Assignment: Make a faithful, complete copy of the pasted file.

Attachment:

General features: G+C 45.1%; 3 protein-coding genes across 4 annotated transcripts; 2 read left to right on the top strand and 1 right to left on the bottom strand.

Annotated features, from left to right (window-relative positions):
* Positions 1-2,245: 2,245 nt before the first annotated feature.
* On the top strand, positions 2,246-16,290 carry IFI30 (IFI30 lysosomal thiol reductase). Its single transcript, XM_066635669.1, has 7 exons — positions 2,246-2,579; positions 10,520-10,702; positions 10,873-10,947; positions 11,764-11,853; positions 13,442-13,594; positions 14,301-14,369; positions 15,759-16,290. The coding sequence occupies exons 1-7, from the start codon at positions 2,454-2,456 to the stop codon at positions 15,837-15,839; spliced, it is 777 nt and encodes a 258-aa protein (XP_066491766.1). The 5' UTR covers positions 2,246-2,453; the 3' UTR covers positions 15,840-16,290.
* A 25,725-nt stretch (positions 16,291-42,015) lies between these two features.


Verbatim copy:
General features: G+C 45.1%; 3 protein-coding genes across 4 annotated transcripts; 2 read left to right on the top strand and 1 right to left on the bottom strand.

Annotated features, from left to right (window-relative positions):
* Positions 1-2,245: 2,245 nt before the first annotated feature.
* On the top strand, positions 2,246-16,290 carry IFI30 (IFI30 lysosomal thiol reductase). Its single transcript, XM_066635669.1, has 7 exons — positions 2,246-2,579; positions 10,520-10,702; positions 10,873-10,947; positions 11,764-11,853; positions 13,442-13,594; positions 14,301-14,369; positions 15,759-16,290. The coding sequence occupies exons 1-7, from the start codon at positions 2,454-2,456 to the stop codon at positions 15,837-15,839; spliced, it is 777 nt and encodes a 258-aa protein (XP_066491766.1). The 5' UTR covers positions 2,246-2,453; the 3' UTR covers positions 15,840-16,290.
* A 25,725-nt stretch (positions 16,291-42,015) lies between these two features.